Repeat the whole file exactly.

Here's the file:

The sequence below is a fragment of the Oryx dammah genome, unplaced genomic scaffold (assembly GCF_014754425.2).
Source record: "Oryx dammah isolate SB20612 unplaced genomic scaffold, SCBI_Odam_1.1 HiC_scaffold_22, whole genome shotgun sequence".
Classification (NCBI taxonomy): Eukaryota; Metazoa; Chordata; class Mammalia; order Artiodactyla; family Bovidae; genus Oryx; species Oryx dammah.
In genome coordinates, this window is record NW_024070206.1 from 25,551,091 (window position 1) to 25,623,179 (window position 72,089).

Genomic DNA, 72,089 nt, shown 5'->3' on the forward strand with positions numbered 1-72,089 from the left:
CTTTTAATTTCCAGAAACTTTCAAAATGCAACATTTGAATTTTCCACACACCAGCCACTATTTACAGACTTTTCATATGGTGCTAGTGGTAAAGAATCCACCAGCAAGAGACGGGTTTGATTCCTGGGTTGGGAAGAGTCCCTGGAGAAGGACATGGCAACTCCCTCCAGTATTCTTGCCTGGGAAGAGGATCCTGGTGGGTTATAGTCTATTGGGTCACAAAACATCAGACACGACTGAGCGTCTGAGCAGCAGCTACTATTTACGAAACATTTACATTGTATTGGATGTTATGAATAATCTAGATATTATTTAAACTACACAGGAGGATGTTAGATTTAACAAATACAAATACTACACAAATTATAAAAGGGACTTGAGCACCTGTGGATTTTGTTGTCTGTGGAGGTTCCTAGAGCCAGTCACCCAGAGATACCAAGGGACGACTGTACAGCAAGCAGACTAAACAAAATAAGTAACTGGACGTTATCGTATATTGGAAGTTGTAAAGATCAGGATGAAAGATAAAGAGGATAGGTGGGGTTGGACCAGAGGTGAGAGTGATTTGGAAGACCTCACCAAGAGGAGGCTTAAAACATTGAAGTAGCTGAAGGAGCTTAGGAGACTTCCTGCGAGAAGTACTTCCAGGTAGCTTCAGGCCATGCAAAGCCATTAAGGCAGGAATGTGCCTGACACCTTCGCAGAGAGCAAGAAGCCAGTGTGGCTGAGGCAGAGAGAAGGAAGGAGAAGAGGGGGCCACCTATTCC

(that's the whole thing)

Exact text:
The sequence below is a fragment of the Oryx dammah genome, unplaced genomic scaffold (assembly GCF_014754425.2).
Source record: "Oryx dammah isolate SB20612 unplaced genomic scaffold, SCBI_Odam_1.1 HiC_scaffold_22, whole genome shotgun sequence".
Classification (NCBI taxonomy): Eukaryota; Metazoa; Chordata; class Mammalia; order Artiodactyla; family Bovidae; genus Oryx; species Oryx dammah.
In genome coordinates, this window is record NW_024070206.1 from 25,551,091 (window position 1) to 25,623,179 (window position 72,089).

Genomic DNA, 72,089 nt, shown 5'->3' on the forward strand with positions numbered 1-72,089 from the left:
CTTTTAATTTCCAGAAACTTTCAAAATGCAACATTTGAATTTTCCACACACCAGCCACTATTTACAGACTTTTCATATGGTGCTAGTGGTAAAGAATCCACCAGCAAGAGACGGGTTTGATTCCTGGGTTGGGAAGAGTCCCTGGAGAAGGACATGGCAACTCCCTCCAGTATTCTTGCCTGGGAAGAGGATCCTGGTGGGTTATAGTCTATTGGGTCACAAAACATCAGACACGACTGAGCGTCTGAGCAGCAGCTACTATTTACGAAACATTTACATTGTATTGGATGTTATGAATAATCTAGATATTATTTAAACTACACAGGAGGATGTTAGATTTAACAAATACAAATACTACACAAATTATAAAAGGGACTTGAGCACCTGTGGATTTTGTTGTCTGTGGAGGTTCCTAGAGCCAGTCACCCAGAGATACCAAGGGACGACTGTACAGCAAGCAGACTAAACAAAATAAGTAACTGGACGTTATCGTATATTGGAAGTTGTAAAGATCAGGATGAAAGATAAAGAGGATAGGTGGGGTTGGACCAGAGGTGAGAGTGATTTGGAAGACCTCACCAAGAGGAGGCTTAAAACATTGAAGTAGCTGAAGGAGCTTAGGAGACTTCCTGCGAGAAGTACTTCCAGGTAGCTTCAGGCCATGCAAAGCCATTAAGGCAGGAATGTGCCTGACACCTTCGCAGAGAGCAAGAAGCCAGTGTGGCTGAGGCAGAGAGAAGGAAGGAGAAGAGGGGGCCACCTATTCC